Next, we examined how consistent the somatic mutations identified in the primary CRC tissues and corresponding tumor tissues from the PDX mouse models were. Of the 17 somatic mutations, 14 were consistently identified in both primary and xenograft tumors (Fig. 2A). However, 3 mutations that were identified in the primary tumor were not detected in the xenograft tumor tissue (Fig. 2A). Overall, variant allele frequencies (VAFs) in the xenografts were higher than in the primary CRCs (Fig. 2B). There was no newly identified mutation in the xenograft tumor tissues. In the CCA-1 case, five mutations (ALK, APC, FBWX7, RB1, and TP53) that were identified in the primary tumor were consistently detected in the xenograft tumor. The average VAF in the primary tumor and xenograft was 36.2% ± 15.7% and 58.6% ± 29.6%, respectively. In the CCA-2 case, two mutations (APC and BRAF) in the primary tumor were consistently detected in the xenograft tumor. In this case, two independent mutations were detected in the APC gene (Table 1), and both of them were consistently detected in the primary and xenograft tumors. The average VAF (%) in the primary tumor and xenograft was 25.7% ± 0.8% and 45.8% ± 1.6%, respectively. In the CCA-3 case, nine mutations were identified in the primary tumor, and six of them (BRAF, CDKN2A, GNA11, RAF1, SF3B1, and TP53) were consistently detected in the corresponding xenograft tissue; however, the other three mutations (CDH1, ERBB2, and ESR1) were not detected in the xenograft. The read depths in the three genes in the PDX tissue were 1,694×, 519×, and 613×, respectively, which is similar to the average read depth. This result suggests that the inconsistency of the three mutations between primary tumors and PDX models night not be due to the relatively shallow read. To further verify whether the inconsistent result was a real difference or due to technical errors, we performed Sanger sequencing for the three genes and confirmed that the mutations of the three genes existed only in the primary tumor (Supplementary Fig. 2).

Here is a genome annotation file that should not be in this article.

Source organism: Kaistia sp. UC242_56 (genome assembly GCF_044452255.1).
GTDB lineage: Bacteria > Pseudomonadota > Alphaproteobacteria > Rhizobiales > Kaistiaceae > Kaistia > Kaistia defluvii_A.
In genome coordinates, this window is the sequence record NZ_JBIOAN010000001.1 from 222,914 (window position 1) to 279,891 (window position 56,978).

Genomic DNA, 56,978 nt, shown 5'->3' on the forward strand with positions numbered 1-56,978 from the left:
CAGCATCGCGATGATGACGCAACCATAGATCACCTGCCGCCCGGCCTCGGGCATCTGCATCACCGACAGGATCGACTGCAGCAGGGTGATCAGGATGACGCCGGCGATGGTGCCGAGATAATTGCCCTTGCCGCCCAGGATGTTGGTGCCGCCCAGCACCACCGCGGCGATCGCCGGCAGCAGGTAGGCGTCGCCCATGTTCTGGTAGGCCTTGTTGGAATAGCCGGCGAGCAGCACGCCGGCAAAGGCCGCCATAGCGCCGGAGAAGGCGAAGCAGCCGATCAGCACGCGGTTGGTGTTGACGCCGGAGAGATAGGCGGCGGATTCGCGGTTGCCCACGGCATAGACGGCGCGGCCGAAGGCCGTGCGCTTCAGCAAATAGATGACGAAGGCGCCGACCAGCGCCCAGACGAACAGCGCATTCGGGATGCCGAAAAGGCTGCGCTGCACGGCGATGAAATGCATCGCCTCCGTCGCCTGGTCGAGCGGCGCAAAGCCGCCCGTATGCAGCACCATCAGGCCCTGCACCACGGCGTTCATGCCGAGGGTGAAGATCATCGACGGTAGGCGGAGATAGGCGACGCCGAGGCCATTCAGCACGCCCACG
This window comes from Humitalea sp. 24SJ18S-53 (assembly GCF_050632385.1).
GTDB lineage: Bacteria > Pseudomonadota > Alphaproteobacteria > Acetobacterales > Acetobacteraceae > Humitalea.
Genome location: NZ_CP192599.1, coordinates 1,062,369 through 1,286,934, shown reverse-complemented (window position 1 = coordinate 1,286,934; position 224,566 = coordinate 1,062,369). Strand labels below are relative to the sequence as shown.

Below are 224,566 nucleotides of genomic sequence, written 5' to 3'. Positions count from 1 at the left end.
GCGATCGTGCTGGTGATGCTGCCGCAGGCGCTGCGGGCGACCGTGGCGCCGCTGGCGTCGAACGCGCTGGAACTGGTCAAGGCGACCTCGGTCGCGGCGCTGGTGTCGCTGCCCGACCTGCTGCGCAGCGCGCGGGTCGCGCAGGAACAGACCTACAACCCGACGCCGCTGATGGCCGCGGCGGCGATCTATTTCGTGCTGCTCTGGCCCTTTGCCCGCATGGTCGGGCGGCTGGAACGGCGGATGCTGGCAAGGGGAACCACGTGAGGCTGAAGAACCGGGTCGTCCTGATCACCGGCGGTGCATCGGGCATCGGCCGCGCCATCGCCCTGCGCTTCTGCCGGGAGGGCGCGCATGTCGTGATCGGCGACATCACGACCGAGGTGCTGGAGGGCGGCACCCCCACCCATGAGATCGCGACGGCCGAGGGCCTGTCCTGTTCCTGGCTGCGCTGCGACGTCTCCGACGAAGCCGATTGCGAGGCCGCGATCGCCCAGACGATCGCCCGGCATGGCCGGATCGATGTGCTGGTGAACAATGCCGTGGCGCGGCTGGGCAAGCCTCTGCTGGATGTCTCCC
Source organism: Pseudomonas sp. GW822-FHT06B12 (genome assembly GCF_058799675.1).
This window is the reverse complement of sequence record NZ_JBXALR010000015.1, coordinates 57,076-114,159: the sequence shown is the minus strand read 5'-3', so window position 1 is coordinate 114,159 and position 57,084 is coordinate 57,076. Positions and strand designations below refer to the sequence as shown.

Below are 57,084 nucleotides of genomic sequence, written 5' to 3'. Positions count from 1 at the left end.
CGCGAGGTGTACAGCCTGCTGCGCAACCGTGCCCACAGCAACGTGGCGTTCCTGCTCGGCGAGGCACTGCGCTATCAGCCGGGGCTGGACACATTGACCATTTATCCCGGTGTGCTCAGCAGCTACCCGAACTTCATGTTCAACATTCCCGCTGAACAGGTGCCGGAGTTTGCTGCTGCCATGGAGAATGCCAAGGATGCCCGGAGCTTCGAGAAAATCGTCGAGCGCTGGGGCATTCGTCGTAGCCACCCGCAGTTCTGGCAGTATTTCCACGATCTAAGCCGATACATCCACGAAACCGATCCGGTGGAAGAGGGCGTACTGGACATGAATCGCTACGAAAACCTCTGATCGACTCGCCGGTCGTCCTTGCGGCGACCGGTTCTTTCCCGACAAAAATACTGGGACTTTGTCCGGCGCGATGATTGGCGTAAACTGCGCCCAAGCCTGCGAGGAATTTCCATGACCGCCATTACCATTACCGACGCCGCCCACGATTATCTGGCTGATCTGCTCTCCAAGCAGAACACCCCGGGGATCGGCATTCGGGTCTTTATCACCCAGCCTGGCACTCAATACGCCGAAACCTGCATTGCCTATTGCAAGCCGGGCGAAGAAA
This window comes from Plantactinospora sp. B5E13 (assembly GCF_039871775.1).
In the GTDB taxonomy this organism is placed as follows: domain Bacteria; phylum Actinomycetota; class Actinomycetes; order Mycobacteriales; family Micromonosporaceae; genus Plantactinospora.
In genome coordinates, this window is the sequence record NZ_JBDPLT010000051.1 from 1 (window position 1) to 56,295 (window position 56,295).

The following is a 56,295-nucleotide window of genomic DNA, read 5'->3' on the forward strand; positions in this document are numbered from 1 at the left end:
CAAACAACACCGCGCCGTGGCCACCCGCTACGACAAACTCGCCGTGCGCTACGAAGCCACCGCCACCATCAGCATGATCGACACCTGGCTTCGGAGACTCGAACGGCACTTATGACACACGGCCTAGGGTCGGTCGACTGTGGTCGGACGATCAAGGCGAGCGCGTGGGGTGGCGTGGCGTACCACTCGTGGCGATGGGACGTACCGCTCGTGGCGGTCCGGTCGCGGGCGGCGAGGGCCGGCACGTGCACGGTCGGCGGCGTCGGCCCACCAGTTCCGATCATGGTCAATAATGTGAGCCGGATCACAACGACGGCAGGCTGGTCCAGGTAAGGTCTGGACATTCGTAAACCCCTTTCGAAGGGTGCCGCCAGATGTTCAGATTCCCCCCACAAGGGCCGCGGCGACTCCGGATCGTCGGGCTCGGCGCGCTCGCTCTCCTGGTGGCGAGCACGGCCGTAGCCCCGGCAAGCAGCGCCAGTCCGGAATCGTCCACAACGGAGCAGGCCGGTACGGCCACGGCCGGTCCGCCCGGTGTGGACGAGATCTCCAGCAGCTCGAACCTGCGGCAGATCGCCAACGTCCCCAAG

We also examined how consistent the CNAs that were identified in the primary CRC tissues and the corresponding tumor tissues from the PDX mouse models were. The CNA profiles in the primary tumors were largely consistent with those in the xenograft tumors (Table 2). Fig. 3 illustrates an example of CNA profiles that were identified in primary and xenograft tumors (CCA-1), harboring amplifications of RAF1 (chromosome 3p), FGFR1 (chromosome 8p), and MYC (chromosome 8q). The CNA profiles of the other two CRCs are available in Supplementary Fig. 3.

Discussion

In principle, xenografts of human tumor tissue onto mice would be an ideal tool for testing the response in vivo to anticancer drugs for individual patients, because PDX models preserve the main characteristics of the original tumor, such as mutation profile and morphology [15]. However, it is unclear whether the characteristics of the mutations in the primary tumor are well preserved in the mouse xenograft or not. In this study, we aimed to check whether the genetic alterations that are identified in primary tumors are consistent with the corresponding PDX xenograft tumors using CRC PDX models. For this, we compared the genetic alteration profiles for three pairs of primary CRCs and their corresponding PDX tumors. To rule out the passage effect of mutation profiles in the PDX model, we used passage-three samples for all three CRCs. Through this analysis, we observed that most of the key somatic mutations (14/17) were preserved in the xenograft. In terms of the consistency of the somatic mutations, two of the three CRC cases showed perfectly consistent mutation profiles between the primary tumor and xenograft, and the other case showed a partly consistent profile. Overall, 14 of the 17 (82.4%) somatic mutations that were identified in the three CRCs were consistent between the primary tumor and xenograft. This result is largely consistent with previous observations in diverse cancers [16, 17]. In addition to the somatic mutations, the CNA profiles were also largely consistent between the primary tumor and xenograft. All of these data suggest that the PDX tumor model preserves the majority of key mutations that are detected in the primary tumor site. This study provides evidence that the PDX model is useful for testing target therapies in the clinical field and research on precision medicine.